2011 has delivered some significant arbitration developments in Hong Kong, most of which (with some exceptions!) have been undoubtedly positive. So, what were the highlights of the Hong Kong arbitration year – and what challenges might lie ahead?
First, Hong Kong’s new Arbitration Ordinance (cap. 609) came into effect on 1 June 2011 (blogged here). Drawing heavily on the internationally-recognised and accepted framework of the UNCITRAL Model Law, the new Ordinance was designed to provide maximum party autonomy and minimal court intervention. With a host of features including expanded provisions on interim measures and a new codified obligation of confidentiality, the new Ordinance sets a high standard in modern arbitration legislation and has been enthusiastically welcomed by the arbitration community.
Second, the Court of Final Appeal in Democratic Republic of the Congo v. FG Hemisphere Associates FACV Nos 5, 6 & 7 clarified the law in relation to sovereign immunity in Hong Kong. Whilst immunity will apply to the enforcement of court judgments and arbitral awards (wherever rendered) in Hong Kong, it is clear that it will not apply to arbitral proceedings (blogged here). Parties can therefore include Hong Kong arbitration clauses in their contracts with states, safe in the knowledge that sovereign immunity cannot be pleaded as a bar to the jurisdiction of the arbitral tribunal. But could sovereign immunity prevent the courts of Hong Kong from exercising supervisory jurisdiction over an arbitration seated here? That question remains unanswered for now, but there are compelling reasons (including obiter dicta of the Court of Appeal in the Congo case) to suggest that it would not, and that the courts of Hong Kong could exercise supervisory jurisdiction notwithstanding a claim of sovereign immunity. It’s also unlikely that state owned entities would be entitled to immunity before the Hong Kong courts (blogged here), restricting the cases in which sovereign immunity would be a live issue to the small number specifically involving sovereign states.
Third, Hong Kong’s pro-enforcement credentials were on clear display in a number of cases upholding the enforcement of arbitral awards in Hong Kong. In two of the most prominent, Shandong Hongri Acron Chemical Joint Stock Company Limited v. PetroChina International (Hong Kong) Corporation Limited CACV 31/2011 and Gao Haiyan and another v. Keeneye Holdings Limited and another CACV 79/2011 (reported here), the Court of Appeal enforced arbitral awards rendered in mainland China and emphasised that the enforcing court should take a mechanistic approach to enforcement and must not review the merits of the award. The court’s readiness in the PetroChina case to enforce against a mainland state owned entity also illustrates the judicial independence which makes Hong Kong such an attractive venue, particularly in China-related cases.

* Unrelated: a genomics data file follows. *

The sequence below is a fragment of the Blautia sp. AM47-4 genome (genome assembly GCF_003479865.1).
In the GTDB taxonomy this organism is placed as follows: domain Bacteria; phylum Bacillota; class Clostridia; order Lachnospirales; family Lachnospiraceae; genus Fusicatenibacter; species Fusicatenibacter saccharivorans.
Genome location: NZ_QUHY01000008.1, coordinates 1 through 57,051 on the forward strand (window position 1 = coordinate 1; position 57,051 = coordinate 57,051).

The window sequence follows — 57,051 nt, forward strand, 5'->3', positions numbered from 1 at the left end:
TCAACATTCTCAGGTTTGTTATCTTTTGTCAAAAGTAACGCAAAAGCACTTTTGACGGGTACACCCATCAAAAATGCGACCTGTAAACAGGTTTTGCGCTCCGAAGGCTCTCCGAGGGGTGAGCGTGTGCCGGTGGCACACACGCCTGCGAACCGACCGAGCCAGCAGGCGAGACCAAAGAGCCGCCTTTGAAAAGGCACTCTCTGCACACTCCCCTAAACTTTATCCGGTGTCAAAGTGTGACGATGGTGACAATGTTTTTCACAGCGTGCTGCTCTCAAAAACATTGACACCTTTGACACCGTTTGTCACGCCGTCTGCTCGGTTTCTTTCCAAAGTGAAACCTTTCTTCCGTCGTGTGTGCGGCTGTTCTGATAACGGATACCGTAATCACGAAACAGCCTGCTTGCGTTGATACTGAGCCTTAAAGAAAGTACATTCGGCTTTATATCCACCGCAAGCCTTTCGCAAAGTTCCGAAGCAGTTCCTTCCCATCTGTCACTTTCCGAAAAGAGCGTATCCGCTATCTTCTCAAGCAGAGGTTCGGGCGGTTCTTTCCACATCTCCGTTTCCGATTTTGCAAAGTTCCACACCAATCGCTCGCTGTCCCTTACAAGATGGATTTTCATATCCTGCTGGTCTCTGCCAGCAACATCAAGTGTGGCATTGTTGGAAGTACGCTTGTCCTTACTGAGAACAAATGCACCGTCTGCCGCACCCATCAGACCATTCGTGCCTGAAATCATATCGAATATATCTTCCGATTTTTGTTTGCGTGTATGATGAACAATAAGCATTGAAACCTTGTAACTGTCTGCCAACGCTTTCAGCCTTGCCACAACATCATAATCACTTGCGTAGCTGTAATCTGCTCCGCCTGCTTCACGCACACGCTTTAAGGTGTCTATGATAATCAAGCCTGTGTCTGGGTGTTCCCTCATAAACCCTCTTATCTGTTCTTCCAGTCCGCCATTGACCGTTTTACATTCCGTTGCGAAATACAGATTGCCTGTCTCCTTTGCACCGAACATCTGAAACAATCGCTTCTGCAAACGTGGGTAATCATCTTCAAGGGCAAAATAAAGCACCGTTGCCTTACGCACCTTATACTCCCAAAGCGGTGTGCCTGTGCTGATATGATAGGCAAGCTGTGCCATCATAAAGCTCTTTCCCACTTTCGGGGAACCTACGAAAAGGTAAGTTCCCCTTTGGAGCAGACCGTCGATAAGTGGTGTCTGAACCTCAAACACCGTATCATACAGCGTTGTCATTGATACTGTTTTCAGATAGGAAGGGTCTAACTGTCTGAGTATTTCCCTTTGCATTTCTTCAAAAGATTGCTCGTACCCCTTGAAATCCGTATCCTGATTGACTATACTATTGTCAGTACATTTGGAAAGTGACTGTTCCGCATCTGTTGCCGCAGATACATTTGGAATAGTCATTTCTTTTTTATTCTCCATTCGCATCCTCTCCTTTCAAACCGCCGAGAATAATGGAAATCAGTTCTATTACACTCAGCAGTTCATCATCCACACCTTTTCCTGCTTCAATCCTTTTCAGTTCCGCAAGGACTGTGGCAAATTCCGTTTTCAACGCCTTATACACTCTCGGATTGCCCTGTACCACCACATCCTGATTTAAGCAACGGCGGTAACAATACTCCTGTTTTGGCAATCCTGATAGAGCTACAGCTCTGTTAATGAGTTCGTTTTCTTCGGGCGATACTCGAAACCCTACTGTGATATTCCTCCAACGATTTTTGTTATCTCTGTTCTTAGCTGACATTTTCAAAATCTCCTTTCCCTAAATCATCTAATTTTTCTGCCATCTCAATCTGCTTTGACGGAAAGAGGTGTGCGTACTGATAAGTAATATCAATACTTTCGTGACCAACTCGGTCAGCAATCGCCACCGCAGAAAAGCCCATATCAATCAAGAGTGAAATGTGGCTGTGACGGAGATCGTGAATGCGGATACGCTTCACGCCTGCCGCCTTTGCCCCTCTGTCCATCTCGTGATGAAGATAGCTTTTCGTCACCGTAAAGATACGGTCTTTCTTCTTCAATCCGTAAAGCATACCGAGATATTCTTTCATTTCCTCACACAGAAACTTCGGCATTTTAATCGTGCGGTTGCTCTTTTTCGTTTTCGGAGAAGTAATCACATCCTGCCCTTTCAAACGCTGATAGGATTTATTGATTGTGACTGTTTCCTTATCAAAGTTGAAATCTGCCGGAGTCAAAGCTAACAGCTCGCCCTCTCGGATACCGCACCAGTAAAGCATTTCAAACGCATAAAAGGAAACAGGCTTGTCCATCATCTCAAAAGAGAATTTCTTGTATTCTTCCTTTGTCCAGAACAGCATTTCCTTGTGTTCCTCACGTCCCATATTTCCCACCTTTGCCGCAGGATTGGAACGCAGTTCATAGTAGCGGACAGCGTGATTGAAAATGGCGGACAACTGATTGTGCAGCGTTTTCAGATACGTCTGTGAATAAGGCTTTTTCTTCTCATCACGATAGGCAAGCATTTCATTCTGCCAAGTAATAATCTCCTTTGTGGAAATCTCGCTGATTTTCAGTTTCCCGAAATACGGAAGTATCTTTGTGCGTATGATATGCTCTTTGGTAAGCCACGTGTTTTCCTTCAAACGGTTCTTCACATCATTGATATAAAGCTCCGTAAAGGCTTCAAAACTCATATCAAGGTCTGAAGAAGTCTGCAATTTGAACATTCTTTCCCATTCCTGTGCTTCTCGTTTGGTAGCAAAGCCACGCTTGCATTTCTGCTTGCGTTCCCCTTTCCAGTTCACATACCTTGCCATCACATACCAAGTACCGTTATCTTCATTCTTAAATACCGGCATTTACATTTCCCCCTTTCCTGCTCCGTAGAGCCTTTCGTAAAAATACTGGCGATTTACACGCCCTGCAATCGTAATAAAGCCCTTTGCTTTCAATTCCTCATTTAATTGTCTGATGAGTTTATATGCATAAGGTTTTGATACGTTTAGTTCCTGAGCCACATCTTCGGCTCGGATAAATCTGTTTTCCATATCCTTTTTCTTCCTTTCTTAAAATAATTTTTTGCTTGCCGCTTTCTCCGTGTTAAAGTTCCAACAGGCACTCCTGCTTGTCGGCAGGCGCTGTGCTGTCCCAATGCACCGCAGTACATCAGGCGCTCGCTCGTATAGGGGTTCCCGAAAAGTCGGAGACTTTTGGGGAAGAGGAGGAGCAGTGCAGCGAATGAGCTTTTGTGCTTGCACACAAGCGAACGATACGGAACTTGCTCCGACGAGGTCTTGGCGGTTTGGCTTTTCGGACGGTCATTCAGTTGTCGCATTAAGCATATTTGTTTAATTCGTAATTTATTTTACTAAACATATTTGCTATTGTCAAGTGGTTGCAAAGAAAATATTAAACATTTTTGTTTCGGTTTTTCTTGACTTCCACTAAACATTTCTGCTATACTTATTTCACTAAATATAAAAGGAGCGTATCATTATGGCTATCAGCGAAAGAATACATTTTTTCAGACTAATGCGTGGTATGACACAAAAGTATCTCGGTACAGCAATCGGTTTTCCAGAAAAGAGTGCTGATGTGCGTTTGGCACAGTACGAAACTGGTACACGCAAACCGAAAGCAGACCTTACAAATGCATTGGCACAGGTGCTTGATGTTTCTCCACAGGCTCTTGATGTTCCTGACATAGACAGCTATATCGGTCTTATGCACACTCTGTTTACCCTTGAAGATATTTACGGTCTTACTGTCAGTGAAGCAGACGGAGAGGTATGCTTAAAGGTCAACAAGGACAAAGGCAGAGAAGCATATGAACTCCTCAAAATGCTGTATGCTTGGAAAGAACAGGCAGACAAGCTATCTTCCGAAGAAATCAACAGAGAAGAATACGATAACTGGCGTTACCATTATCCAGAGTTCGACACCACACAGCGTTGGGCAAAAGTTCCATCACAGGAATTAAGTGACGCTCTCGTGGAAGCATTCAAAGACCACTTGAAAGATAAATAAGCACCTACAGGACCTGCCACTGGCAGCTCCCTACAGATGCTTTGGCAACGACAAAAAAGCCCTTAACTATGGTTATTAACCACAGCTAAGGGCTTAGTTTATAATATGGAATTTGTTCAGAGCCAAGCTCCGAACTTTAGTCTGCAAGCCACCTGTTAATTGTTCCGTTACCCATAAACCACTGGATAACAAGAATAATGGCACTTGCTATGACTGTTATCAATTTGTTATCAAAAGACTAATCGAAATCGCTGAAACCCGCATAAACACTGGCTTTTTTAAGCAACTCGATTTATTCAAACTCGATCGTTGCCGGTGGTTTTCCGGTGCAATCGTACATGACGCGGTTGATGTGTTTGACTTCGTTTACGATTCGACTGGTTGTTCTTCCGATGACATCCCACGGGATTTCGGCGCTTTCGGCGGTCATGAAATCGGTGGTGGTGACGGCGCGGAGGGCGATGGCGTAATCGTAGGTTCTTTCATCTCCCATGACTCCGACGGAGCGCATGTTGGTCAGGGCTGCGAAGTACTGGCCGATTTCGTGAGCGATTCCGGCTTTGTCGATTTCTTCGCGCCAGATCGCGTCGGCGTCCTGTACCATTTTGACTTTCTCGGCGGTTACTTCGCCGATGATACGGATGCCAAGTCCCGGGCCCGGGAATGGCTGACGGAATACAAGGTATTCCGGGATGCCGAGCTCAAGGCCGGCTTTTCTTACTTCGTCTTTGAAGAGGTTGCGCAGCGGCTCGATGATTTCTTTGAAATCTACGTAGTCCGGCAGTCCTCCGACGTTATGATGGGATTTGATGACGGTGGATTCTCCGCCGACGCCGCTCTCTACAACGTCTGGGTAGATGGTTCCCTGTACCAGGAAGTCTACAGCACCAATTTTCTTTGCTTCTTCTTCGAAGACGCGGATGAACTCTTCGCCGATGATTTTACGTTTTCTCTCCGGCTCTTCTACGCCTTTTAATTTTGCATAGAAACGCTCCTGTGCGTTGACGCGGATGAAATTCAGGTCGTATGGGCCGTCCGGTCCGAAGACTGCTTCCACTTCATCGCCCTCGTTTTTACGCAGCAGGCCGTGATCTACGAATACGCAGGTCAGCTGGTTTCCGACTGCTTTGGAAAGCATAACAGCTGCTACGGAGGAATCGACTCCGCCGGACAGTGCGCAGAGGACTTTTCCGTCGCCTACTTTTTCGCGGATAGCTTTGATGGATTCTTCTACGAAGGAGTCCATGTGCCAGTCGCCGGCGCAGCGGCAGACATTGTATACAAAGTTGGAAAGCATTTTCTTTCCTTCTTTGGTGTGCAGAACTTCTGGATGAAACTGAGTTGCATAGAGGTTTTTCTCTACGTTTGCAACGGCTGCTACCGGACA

Fourth, an international arbitral award rendered in Hong Kong was set aside by the Court of First Instance under Article 34(2) of the UNCITRAL Model Law in Pacific China Holdings Ltd v. Grand Pacific Holdings Ltd HCCT 15/2010. This is a rare example of the power to set aside being exercised by the Hong Kong courts, in this case on the basis of procedural irregularities. The case is notable for its discussion of the circumstances in which the court’s residual discretion not to set aside an award (Article 34(2) of the Model Law states that an award “may” be set aside) should be exercised. The court considered that the applicant in a set-aside case had to establish that “it cannot be said that if the violation had not occurred the result could not have been different“. The judgment raised concerns for arbitrators and counsel given the frequency with which thorny procedural issues arise in practice, and the result of the appeal which is currently pending is therefore likely to be followed with interest.